[members-discuss] Interesting IP count
Lu Heng h.lu at anytimechinese.com
Tue Jun 5 01:54:09 CEST 2012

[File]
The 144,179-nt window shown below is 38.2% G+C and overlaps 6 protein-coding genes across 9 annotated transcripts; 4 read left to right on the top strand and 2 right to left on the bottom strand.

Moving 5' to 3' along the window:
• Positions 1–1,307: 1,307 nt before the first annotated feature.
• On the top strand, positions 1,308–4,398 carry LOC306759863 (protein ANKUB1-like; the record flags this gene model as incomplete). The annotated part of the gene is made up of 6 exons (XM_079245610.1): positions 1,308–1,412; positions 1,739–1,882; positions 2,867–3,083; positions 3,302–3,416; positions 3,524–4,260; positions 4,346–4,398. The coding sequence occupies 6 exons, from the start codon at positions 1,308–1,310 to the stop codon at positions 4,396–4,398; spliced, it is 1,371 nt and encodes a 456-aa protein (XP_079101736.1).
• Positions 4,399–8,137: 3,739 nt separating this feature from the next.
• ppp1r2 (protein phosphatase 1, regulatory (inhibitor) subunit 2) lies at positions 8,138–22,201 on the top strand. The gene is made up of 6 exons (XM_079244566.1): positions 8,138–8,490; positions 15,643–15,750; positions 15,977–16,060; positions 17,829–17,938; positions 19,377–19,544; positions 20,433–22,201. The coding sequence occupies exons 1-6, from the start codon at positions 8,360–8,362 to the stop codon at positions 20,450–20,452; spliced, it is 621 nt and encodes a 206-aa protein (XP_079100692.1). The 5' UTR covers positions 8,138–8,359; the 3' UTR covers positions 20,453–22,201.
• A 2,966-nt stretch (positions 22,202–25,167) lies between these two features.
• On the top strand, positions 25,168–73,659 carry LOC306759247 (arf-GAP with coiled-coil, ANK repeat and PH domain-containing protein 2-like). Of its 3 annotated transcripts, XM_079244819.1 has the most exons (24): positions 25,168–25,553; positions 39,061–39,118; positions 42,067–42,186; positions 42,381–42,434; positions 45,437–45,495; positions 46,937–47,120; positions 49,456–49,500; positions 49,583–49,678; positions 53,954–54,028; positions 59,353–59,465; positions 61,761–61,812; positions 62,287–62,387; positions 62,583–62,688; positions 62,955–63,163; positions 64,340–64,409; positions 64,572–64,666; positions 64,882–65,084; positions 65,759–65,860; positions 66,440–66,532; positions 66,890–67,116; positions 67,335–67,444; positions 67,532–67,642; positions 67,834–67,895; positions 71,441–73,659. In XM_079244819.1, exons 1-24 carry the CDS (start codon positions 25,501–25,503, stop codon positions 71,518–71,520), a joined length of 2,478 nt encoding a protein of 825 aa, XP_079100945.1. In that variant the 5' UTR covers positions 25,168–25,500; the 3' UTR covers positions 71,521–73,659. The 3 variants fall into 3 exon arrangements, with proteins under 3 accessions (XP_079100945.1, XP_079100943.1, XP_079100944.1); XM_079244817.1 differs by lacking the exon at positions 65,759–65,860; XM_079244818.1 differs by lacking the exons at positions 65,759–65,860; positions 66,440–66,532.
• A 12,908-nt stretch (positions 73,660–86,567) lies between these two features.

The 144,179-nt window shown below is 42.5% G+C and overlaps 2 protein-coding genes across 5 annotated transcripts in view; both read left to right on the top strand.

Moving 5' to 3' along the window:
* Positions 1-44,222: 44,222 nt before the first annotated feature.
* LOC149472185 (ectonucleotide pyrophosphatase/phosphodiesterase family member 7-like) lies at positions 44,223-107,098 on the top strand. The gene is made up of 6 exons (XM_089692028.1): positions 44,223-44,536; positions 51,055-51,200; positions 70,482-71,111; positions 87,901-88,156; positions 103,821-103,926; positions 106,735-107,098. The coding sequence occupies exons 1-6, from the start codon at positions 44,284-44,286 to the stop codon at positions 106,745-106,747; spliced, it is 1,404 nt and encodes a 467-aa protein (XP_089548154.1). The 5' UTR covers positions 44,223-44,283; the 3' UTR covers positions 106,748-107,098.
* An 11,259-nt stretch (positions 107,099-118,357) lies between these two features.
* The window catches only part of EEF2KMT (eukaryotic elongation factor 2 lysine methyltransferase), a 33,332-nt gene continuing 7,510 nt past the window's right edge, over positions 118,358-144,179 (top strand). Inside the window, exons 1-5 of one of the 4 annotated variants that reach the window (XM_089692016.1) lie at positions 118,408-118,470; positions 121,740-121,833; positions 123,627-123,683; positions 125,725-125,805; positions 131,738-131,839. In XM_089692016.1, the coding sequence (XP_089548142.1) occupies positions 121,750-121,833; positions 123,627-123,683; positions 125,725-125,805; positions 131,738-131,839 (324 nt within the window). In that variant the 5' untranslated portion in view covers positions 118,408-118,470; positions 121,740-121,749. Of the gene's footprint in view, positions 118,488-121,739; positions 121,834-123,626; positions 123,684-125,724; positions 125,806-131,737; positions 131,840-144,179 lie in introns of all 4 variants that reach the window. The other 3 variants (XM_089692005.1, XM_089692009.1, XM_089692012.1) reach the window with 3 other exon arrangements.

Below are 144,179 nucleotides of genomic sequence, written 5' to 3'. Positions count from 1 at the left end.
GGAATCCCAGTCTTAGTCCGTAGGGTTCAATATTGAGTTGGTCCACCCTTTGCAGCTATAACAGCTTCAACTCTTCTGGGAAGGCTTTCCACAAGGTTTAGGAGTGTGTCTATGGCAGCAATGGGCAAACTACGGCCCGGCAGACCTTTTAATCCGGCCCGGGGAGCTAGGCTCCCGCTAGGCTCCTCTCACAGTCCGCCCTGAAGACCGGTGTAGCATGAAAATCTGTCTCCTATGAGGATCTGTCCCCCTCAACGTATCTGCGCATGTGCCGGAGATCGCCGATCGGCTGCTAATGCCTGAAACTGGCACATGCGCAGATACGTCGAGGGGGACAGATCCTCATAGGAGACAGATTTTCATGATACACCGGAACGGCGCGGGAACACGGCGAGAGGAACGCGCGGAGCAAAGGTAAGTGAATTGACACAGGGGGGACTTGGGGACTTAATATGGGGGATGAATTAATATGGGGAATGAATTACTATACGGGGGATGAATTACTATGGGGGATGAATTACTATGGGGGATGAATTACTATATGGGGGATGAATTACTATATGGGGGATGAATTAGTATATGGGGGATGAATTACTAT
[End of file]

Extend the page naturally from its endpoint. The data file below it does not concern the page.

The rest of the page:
Hi And I just find another interesting number of internet user base. Internet users worldwide by regions, year-end 2011 (December 2011): WORLDWIDE: 2,267,233,742 - Asia: 1,016,799,076 (44.8% of internet users worldwide) - Europe: 500,723,686 (22.1%) - North America: 273,067,546 (12.0%) - Latin America / Caribbean: 235,819,740 (10.4%) - Africa: 139,875,242 (6.2%) - Middle East: 77,020,995 (3.4%) - Oceania / Australia: 23,927,457 (1.1%) So, US are using 40% of total world IP supply for it's 10% of world internet user base, while asian for years, is using about 10% of world IP address to supply 40% of internet user base. In which, tells us that if US can free us even half of it's IP address space, that will supply us maybe another decades. On Tue, Jun 5, 2012 at 1:30 AM, Lu Heng <h.lu at anytimechinese.com> wrote: > Hi Job > > On Tue, Jun 5, 2012 at 1:19 AM, Job Snijders <job at instituut.net> wrote: >> Hi Lu Heng, >> >> On 5 jun. 2012, at 01:03, Lu Heng wrote: >> >>> Second I want to make perfect clear that I have no doubts about how >>> serious IPv6 is, and how urgent we need to do it. >> >> :-) >> >>> But Job you are perfectly right, this topic most of us has come over >>> multiple times, and I am sorry to bring this up again. >> >> No, do not feel sorry, IP economics change over time. Especially given that >> World IPv6 Laundry day is around the corner, it's worth discussing. >> > Thanks:) >>> As I have been to Asian a lot, which is the first region out of IP >>> spaces, but I find out most of my Chinese colleagues have never >>> worried about IP issues. >>> Even China telecom are charging over 10USD/month/IP, most ISP are just >>> ok with it. >>> because end of the day, 10USD/month isn't a lot for enterprise customer. >> >> You are talking about _today_ I assume. I think at some point the cost of >> maintaining IPv4 space will be higher than just deploying IPv6 on the >> devices that talk to other continents. > > No, what I mean here is, the real economically pressure that at least > from my experiences with current enterprise customer, they don't > really have any, because IP has been THE most profitable thing for > almost all major commercial ISPs, look at this way, we get IP for > free, and we sell it at what, 10,20,50 even sometime 100USD per year > per IP. > > If we looking at the real rate the enterprise customer are paying for > today, it is not really much of hurry for them to rush for the IPv6 at > all--they paying this costs for years anyway. > > The video you have showed, randy was perfect right in the video, one > day, we will hit a wall that will make our IPv4 costs so high that we > have to go IPv6, but the question is, when? > > We know we are going to running out of IP address 20 years ago, but > look at today's market you will find out that not many people are even > heard of IPv6, it always be an "new and interesting and far future" > thing. >> >>> NAT has limited functionality, yes, but for most cable network users, >>> that functionality is enough for them. >> >> Might be true, but I like a world where everybody can run any service >> on their IP addresses without jumping through NAT hoops. > > We are jumping though NAT hoops already these days, look at Chinese > market, the largest internet user base, they are living an happy life > with their carrier NAT for years. > > And another thing is, US are wasting enormous amount of IPs nowadays, > they have less user base then China, but they are using about 10 times > more than China, if we can make US use their IPs more effectively, in > which I it might be as the market price come into play, the intention > of re-writing software to support v6 might be well delayed for > sometime. >> >> Kind regards, >> >> Job >> > > > > -- > -- > Kind regards. > Lu > > This transmission is intended solely for the addressee(s) shown above. > It may contain information that is privileged, confidential or > otherwise protected from disclosure. Any review, dissemination or use > of this transmission or its contents by persons other than the > intended addressee(s) is strictly prohibited. If you have received > this transmission in error, please notify this office immediately and > e-mail the original at the sender's address above by replying to this > message and including the text of the transmission received. -- -- Kind regards. Lu This transmission is intended solely for the addressee(s) shown above. It may contain information that is privileged, confidential or otherwise protected from disclosure. Any review, dissemination or use of this transmission or its contents by persons other than the intended addressee(s) is strictly prohibited. If you have received this transmission in error, please notify this office immediately and e-mail the original at the sender's address above by replying to this message and including the text of the transmission received.